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Trust me, I’m a blogger

Updated: May 22, 2019

Last week blogger Elle Darby hit the headlines for being publicly shamed by a Dublin hotel for trying to blag a free hotel room for herself and her partner.

Elle Darby vs WHite Moose

In lieu of payment, she offered to feature the hotel in her Instagram and Youtube posts (thus “driving traffic” to the hotel). The hotel owner, to put it mildly, declined … and did so in a very public fashion. Although her name was redacted, Elle was soon outed and, feeling the shame, published a Youtube video espousing her “purest intentions”.


The saga is continuing to play out – the hotel has just [at the time of writing] sent Elle a gigantic bill for “the provision of features in 114 articles across 20 countries with a potential reach of 450 million people”.


But, is Elle’s request for a free hotel room unusual or surprising? Don’t we all know that today’s social media stars get a ton of freebies? I think it’s fair to say we (your average circumspect social media user) is fully aware of that.


So, what’s the problem? Is it the fact that she asked for a freebie (and didn’t wait to be offered)?


I don’t believe so.


I think the issue is really whether or not Elle would have disclosed that she had received the gift of a free hotel room in return for featuring it in her social media posts.


Would she simply have raved about the beautiful rooms, the exquisite food, the delightful ambiance without letting her legions of fans know that, actually, it was all free? A quick (trust me it was quick – I’m not a fan of pout+pose+protein powder selfies) perusal of her Instagram account tells me she does use #sp for the obvious paid-for promotions (NB #sp is not my recommended method for highlighting an advertorial post) so she may have spilled the beans.


But does it really matter whether she got the room for free or not? In terms of advertising compliance – yes it probably does, depending on whether she was also obliged to only say great things about the hotel.


However it’s also a big issue in terms of her credibility and authenticity. Elle obviously has influence.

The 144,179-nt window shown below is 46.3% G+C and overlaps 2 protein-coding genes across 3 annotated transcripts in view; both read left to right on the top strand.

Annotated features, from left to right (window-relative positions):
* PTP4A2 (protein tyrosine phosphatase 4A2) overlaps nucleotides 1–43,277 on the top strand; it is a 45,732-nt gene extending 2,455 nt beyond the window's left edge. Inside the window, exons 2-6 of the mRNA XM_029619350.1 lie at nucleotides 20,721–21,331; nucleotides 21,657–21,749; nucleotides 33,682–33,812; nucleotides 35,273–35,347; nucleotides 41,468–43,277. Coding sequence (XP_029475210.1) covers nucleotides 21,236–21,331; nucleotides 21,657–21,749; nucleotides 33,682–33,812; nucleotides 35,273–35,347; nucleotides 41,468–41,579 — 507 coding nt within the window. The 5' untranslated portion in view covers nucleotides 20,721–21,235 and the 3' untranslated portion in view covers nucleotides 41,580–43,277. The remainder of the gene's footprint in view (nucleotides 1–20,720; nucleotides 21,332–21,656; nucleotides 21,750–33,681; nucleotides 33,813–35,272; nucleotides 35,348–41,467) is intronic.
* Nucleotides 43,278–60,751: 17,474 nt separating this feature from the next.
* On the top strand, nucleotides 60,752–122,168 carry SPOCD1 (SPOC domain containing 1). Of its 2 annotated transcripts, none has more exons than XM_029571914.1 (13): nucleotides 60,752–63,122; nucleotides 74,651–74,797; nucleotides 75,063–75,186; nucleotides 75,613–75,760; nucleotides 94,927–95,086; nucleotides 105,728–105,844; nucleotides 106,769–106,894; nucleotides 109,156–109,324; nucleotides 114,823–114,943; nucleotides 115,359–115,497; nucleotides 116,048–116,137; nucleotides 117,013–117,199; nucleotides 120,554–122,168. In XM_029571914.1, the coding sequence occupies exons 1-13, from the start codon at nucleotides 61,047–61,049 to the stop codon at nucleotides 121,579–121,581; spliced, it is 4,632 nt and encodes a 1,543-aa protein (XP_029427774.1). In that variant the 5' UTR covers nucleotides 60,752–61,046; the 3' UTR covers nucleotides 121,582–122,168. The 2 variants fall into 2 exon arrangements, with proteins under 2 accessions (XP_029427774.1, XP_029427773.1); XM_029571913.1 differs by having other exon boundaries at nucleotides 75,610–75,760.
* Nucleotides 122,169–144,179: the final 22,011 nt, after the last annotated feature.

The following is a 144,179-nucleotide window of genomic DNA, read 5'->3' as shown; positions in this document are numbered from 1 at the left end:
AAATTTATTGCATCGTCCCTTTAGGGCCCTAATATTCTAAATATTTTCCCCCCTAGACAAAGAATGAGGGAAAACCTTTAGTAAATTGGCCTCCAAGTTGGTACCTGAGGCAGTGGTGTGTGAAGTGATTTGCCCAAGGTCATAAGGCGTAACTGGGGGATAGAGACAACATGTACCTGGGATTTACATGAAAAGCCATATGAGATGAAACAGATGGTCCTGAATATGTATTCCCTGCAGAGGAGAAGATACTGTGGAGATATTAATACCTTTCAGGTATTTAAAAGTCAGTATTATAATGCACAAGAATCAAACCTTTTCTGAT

She has a sizeable number of followers both on Youtube and Instagram and, judging by their comments, they take a keen interest in her lifestyle, fitness and beauty regime. They trust her and are influenced by her so if she says that this particular hotel is a fantastic place to stay, surely it must be ..?


And what might be the ramifications for those brands that currently work with Elle?


Now her followers know that she actively seeks out free goods/services in return for positive posts, that will surely diminish their credibility in their eyes.


Like the boy who cried wolf, Elle will have lost the trust in her village of followers. OK maybe not all of them, judging by the backlash against the hotel, but a certain amount of erosion must be expected.


Admittedly, on the micro scale, one blogger not highlighting their freebies may be a bit irritating and disingenuous but large-scale it’s a big problem for the industry and all those that use social media - pretty much all of us, then.


Tellingly, a report out today by Edelman suggests that more than one third of those surveyed believe social media is not good for society, with 64% agreeing that they are not sufficiently regulated and 63% believing they lack transparency.


With influencer marketing so reliant on trust and authenticity in both the platforms and individual influencers, the industry may have an uphill battle trying to regain consumer trust.


That means #ad disclosures, transparency in sponsorship agreements and clearly labelled affiliate links are all more important than ever.

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